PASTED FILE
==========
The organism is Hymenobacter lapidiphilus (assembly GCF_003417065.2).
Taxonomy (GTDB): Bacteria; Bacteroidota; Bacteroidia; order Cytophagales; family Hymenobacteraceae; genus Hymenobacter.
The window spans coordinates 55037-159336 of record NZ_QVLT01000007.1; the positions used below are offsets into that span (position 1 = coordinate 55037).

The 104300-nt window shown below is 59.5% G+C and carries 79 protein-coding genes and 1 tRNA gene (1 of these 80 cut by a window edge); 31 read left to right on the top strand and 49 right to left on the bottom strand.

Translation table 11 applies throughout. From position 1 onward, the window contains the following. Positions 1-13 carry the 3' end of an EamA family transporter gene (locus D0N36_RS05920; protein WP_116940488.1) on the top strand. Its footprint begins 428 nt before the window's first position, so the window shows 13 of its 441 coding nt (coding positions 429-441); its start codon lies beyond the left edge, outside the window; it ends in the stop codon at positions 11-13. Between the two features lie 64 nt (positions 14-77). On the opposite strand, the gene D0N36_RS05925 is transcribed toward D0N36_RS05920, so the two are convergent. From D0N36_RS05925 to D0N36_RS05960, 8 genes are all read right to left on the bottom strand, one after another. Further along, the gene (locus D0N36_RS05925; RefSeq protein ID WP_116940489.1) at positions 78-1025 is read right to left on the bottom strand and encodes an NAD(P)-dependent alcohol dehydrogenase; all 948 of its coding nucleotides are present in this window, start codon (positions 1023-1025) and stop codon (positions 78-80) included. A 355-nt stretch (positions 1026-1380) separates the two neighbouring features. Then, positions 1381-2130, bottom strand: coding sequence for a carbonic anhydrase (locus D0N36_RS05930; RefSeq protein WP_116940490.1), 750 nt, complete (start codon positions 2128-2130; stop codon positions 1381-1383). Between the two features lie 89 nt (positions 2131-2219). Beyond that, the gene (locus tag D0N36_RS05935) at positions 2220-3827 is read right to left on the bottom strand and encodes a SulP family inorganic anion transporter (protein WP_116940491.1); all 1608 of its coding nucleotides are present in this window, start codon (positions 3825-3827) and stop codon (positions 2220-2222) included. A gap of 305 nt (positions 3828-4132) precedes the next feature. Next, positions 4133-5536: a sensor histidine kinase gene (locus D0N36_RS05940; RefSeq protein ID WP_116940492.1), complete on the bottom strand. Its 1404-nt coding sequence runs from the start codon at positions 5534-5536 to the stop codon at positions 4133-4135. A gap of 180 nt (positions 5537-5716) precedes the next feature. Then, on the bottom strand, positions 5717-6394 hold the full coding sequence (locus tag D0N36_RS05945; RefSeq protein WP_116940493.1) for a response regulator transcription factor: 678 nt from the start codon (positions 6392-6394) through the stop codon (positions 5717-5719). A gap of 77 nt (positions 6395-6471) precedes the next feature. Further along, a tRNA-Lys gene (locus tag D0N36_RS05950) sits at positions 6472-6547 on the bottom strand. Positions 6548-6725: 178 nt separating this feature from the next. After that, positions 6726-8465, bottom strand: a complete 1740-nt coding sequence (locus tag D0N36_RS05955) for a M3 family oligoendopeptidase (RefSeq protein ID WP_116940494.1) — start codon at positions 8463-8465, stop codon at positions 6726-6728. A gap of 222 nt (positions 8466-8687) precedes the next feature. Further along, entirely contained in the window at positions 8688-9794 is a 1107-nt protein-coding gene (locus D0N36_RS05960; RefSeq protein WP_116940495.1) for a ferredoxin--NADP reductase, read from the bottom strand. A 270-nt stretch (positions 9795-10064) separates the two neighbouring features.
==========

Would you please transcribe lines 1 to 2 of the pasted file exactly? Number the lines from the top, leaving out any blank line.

The organism is Hymenobacter lapidiphilus (assembly GCF_003417065.2).
Taxonomy (GTDB): Bacteria; Bacteroidota; Bacteroidia; order Cytophagales; family Hymenobacteraceae; genus Hymenobacter.